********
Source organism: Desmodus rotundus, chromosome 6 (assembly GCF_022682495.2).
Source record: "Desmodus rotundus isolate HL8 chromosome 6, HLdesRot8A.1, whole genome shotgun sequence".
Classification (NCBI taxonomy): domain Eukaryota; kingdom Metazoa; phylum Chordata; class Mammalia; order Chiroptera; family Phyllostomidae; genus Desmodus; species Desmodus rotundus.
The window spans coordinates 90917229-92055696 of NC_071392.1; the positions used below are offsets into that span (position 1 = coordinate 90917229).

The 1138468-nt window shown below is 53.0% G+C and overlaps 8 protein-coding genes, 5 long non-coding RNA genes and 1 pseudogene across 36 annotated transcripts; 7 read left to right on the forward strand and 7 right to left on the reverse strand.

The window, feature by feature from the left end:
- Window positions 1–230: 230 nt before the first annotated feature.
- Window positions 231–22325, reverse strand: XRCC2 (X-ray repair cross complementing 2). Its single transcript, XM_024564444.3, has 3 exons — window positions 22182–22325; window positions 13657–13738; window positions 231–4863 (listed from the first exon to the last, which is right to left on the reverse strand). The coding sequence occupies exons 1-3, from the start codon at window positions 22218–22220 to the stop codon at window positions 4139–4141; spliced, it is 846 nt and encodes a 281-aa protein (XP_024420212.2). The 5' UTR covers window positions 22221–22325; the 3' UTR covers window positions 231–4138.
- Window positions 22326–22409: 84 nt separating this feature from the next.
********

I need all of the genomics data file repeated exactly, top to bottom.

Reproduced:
Source organism: Desmodus rotundus, chromosome 6 (assembly GCF_022682495.2).
Source record: "Desmodus rotundus isolate HL8 chromosome 6, HLdesRot8A.1, whole genome shotgun sequence".
Classification (NCBI taxonomy): domain Eukaryota; kingdom Metazoa; phylum Chordata; class Mammalia; order Chiroptera; family Phyllostomidae; genus Desmodus; species Desmodus rotundus.
The window spans coordinates 90917229-92055696 of NC_071392.1; the positions used below are offsets into that span (position 1 = coordinate 90917229).

The 1138468-nt window shown below is 53.0% G+C and overlaps 8 protein-coding genes, 5 long non-coding RNA genes and 1 pseudogene across 36 annotated transcripts; 7 read left to right on the forward strand and 7 right to left on the reverse strand.

The window, feature by feature from the left end:
- Window positions 1–230: 230 nt before the first annotated feature.
- Window positions 231–22325, reverse strand: XRCC2 (X-ray repair cross complementing 2). Its single transcript, XM_024564444.3, has 3 exons — window positions 22182–22325; window positions 13657–13738; window positions 231–4863 (listed from the first exon to the last, which is right to left on the reverse strand). The coding sequence occupies exons 1-3, from the start codon at window positions 22218–22220 to the stop codon at window positions 4139–4141; spliced, it is 846 nt and encodes a 281-aa protein (XP_024420212.2). The 5' UTR covers window positions 22221–22325; the 3' UTR covers window positions 231–4138.
- Window positions 22326–22409: 84 nt separating this feature from the next.